This article explores some of the principal themes of Wagatō wa soko ni tatsu, a quasi-autobiographical novel by the post-war Japanese writer Noma Hiroshi. The story covers a few days in the life of Kaizuka Sōichi, a student at Kyoto University in the mid-1930s, and centres on the internal struggles, both intellectual and emotional, of the hero. The opening chapter contains a battle of hells, in which Dante’s The Divine Comedy is pitted against The Essentials of Salvation by the tenth-century Japanese priest Genshin. Kaizuka attempts to use his knowledge of the Western literary tradition to free himself from the fears of hell which his Buddhist upbringing has inculcated in him, and which in turn symbolize the restrictions of traditional Japanese society and ideas. This article begins with an analysis of this ‘hell debate’, and then traces the references to the two hells and to Dante and Genshin in the ensuing narrative, showing how they are used to reflect the nature of Kaizuka’s intellectual and emotional dilemma. The close of the book finds its hero groping towards a form of Buddhist teaching, that of Shinran, which he can reconcile with his socialist and individualist ideas. In this way Dante is replaced by Shinran, just as Genshin was ousted by Dante.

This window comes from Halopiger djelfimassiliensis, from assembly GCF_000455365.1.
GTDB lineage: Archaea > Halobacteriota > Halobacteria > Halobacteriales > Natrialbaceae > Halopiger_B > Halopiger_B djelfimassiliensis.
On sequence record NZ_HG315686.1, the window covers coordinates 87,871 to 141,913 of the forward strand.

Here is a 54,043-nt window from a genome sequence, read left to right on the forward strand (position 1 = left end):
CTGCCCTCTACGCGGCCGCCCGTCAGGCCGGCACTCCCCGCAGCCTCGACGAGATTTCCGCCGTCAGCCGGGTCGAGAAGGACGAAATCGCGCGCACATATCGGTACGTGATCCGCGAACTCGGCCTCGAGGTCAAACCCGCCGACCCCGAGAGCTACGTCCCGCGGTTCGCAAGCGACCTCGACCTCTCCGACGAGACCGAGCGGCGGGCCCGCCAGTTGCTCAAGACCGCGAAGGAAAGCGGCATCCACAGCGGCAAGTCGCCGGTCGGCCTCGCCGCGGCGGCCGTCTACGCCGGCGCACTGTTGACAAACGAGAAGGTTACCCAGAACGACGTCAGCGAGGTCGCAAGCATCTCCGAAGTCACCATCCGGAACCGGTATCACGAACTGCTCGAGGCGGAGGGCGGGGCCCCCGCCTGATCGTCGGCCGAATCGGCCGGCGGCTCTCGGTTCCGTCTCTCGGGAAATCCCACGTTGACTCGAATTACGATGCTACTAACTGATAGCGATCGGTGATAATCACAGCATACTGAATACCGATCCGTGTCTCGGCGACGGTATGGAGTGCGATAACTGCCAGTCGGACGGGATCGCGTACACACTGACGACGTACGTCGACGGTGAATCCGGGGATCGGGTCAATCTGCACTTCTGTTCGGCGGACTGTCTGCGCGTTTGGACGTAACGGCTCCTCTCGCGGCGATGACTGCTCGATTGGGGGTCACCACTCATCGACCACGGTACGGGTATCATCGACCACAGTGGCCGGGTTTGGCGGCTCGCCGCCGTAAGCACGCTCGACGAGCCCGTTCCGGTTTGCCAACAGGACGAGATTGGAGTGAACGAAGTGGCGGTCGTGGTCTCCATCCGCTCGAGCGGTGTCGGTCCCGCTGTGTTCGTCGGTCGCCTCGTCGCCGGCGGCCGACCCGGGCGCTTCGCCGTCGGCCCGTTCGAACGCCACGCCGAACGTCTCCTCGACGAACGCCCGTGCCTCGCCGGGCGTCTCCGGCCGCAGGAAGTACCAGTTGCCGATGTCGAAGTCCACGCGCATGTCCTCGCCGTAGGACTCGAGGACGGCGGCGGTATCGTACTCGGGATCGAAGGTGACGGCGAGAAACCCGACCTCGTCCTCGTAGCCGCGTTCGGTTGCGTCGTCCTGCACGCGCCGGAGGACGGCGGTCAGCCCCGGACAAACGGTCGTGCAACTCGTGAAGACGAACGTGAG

- Noma Hiroshi
- Post-war fiction
ASJC Scopus subject areas
- Cultural Studies
- Sociology and Political Science